US: 29 Aug 2013
Memoria is a balancing act. The duality in Memoria runs through its narrative, overall themes, and even its design. Memoria is Daedalic Entertainment’s follow up to The Dark Eye: Chains of Satinav and the company’s second foray into The Dark Eye universe. The Dark Eye is Germany’s highly successful role-playing franchise, a franchise that rivals even Dungeons & Dragons. Memoria is a classic point-and-click adventure game that does little to expand on the genre from a game play standpoint. However, through its narrative, Memoria deconstructs many of the fantasy genre’s tropes and conventions.
In Memoria, you take on the roles of Geron, an adventurous bird-catcher, and Sadja, a forlorn warrior princess. From the start, Memoria sets up its dichotomous structure by introducing the player to Geron, and then quickly after, to Sadja through flashbacks. But the dualities do not end there. The contrast of past and present, high fantasy and low, and even male and female, all play into the game’s bifurcation.
Geron was first introduced in Chains of Satinav. He is the hero of Andergast. After the events of the last game, Geron seems to have settled. He even says, “I no longer care what people think of me. I rescued a fairy and freed a kingdom. I don’t have to prove anything to anyone.” This is all of the exposition that the player gets concerning the events of Chains of Satinav. However, exposition isn’t necessary to understand or care about the plot of Memoria. The only problem that remains is that the fairy he rescued and eventually came to love has been mysteriously turned into a raven.
Geron must speak to Fahi, a traveling merchant, to return his beloved Nuri to fae form. Fahi presents Geron a riddle to solve, an action that sets both stories in motion. Sadja’s story begins as a narrative device delivered through flashbacks that take place 500 years before Geron’s time. Sadja and a group of heroes attempt to open the tomb of an ancient Mogul mage. Her character is revealed through her interaction with her fellow travelers. She is strong, obstinate, and tenacious in her resolve. Sadja serves a contrast to Geron’s more sarcastic and easygoing nature, and her characterization is cemented after completing her first challenge, escaping the tomb. After which, she laughs with a smug self-satisfaction at solving the puzzle.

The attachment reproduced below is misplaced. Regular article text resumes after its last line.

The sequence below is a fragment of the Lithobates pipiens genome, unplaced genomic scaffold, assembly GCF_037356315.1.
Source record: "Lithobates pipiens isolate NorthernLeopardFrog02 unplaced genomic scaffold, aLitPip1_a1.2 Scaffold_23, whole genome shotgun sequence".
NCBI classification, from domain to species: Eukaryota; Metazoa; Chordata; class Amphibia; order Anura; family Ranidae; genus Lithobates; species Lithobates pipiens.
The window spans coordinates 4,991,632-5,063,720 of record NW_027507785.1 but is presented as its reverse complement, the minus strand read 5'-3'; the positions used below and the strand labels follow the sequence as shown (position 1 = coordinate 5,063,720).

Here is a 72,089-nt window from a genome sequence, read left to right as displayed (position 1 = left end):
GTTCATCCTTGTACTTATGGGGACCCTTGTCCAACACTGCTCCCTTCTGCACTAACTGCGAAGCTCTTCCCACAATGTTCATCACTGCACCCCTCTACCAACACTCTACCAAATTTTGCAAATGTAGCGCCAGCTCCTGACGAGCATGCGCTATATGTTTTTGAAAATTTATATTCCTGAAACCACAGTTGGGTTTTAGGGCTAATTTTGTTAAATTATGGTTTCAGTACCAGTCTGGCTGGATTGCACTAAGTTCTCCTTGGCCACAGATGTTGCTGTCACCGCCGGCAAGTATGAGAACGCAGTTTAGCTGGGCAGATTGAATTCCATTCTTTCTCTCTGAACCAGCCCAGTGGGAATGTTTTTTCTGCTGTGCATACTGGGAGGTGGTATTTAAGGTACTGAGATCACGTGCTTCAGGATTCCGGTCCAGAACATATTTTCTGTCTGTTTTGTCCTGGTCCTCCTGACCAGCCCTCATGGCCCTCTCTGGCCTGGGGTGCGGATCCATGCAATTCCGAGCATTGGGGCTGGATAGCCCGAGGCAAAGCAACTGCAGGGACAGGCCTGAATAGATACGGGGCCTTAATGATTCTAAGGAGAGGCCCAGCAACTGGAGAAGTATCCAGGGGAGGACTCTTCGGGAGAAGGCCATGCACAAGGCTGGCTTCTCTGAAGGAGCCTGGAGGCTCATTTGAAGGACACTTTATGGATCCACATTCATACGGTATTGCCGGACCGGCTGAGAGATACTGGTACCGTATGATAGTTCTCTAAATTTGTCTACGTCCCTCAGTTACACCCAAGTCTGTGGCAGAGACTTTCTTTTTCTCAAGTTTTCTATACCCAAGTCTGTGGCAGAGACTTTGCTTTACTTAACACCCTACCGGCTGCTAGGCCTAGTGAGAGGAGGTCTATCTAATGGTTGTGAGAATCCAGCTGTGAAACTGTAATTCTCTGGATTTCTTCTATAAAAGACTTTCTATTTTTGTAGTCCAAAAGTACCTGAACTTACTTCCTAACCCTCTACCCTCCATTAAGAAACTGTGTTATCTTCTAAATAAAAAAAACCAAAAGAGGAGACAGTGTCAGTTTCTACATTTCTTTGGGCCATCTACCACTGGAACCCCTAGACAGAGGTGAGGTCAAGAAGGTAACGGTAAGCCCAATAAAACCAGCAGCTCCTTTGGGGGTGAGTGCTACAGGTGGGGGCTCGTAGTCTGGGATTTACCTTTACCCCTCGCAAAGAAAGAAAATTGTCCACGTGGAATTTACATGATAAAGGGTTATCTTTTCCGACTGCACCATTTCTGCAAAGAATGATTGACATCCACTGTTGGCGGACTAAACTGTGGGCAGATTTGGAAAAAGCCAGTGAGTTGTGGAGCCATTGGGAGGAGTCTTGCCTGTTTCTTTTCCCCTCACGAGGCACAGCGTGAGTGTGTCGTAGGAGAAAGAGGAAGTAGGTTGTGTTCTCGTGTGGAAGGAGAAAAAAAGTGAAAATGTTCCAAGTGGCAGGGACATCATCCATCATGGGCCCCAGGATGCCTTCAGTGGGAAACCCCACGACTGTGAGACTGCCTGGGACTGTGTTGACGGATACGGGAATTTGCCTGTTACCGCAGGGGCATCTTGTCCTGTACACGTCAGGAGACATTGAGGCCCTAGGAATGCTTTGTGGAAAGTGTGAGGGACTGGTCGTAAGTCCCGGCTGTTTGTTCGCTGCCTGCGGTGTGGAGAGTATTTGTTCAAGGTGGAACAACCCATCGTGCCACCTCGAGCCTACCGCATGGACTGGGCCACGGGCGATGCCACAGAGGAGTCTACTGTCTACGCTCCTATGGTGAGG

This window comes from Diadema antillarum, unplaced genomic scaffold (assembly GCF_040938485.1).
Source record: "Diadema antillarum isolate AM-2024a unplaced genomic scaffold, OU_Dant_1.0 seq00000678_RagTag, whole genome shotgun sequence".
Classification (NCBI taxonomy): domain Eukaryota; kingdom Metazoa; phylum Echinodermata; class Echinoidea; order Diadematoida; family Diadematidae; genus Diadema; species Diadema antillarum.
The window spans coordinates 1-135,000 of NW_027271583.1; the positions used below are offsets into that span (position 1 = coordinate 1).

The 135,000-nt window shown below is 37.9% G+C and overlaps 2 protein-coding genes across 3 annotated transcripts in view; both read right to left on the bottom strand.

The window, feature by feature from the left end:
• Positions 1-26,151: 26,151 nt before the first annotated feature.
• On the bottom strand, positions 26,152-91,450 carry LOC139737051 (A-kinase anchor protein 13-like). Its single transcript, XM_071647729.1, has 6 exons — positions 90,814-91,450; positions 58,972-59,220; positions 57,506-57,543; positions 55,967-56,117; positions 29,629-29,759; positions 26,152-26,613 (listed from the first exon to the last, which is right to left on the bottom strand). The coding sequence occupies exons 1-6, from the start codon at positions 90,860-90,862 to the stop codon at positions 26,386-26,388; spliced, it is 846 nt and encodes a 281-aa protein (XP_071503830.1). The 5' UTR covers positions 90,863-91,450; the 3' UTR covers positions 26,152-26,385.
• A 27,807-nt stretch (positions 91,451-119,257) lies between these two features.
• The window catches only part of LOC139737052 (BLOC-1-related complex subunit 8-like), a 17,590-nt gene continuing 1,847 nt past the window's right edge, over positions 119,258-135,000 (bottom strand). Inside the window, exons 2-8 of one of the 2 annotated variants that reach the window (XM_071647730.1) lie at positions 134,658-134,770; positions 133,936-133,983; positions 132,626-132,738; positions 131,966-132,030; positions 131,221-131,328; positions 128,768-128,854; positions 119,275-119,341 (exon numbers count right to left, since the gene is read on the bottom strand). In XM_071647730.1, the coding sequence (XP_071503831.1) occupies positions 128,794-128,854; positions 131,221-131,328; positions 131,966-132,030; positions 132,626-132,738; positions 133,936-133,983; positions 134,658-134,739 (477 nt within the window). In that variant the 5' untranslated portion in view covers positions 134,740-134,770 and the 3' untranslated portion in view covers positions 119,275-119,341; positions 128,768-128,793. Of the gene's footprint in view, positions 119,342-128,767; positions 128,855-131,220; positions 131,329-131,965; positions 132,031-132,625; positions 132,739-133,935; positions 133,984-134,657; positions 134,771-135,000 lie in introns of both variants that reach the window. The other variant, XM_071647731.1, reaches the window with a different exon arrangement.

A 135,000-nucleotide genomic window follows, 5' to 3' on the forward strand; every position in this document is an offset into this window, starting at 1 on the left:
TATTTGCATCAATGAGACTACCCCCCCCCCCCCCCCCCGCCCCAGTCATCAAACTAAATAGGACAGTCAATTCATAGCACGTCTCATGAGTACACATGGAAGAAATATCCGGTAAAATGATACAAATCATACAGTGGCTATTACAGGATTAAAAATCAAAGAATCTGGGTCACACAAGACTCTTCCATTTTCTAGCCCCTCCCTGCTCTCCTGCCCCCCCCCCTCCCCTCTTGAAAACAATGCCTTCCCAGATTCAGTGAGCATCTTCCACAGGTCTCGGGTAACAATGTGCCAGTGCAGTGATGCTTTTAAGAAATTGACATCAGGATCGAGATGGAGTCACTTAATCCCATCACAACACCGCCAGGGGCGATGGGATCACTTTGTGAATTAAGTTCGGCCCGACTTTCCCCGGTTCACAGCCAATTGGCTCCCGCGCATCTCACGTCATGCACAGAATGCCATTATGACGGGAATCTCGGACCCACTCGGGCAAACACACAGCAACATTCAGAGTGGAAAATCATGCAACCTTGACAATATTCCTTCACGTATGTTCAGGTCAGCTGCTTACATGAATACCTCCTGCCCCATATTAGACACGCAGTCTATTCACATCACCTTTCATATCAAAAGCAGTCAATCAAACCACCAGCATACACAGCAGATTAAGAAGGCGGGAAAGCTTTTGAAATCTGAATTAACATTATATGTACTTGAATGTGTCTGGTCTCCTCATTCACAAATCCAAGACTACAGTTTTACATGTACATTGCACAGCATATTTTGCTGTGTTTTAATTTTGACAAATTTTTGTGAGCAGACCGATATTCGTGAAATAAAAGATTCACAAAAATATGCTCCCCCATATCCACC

Puzzles range from the mundane to the esoteric. In one of the more grounded puzzles, Sadja must fend for herself when her male companion refuses to share his food. Sadja must devise a plan to capture a rabbit and prepare to cook it. It’s refreshing to see a role reversal of the damsel in distress turned strong-willed female adventurer. While Sadja is attractive, she isn’t overtly sexualized. This is particularly noteworthy in a time when sexualization of female characters is still rampant in the gaming community. Interestingly on this note, Sadja has no love interest and no apparent concern for men or women for that matter. She is sharply focused on achieving her goal, while utilizing her own abilities. And while she is a warrior princess, she wins her battles through wit, not brute force.
Geron’s portions of the game take place in the village of Andergast, taking place everywhere from the marketplace to the Academy of Magic. This is a strong juxtaposition aesthetically between these spaces and the sweeping vistas Sadja views on her journey. Similar dichotomies emerge in the plot. For instance, in an early scene Geron must make a salve to repair Nuri’s broken wing. While the puzzle does little to propel the story forward, it adds character development to Geron and Nuri’s relationship. It is a touching scene—as he gently embraces the wounded bird—and this revelation of his nurturing character emerges in stark contrast to Sadja’s coolness. Memoria balances this duality well, and while noticeable, it never feels heavy-handed.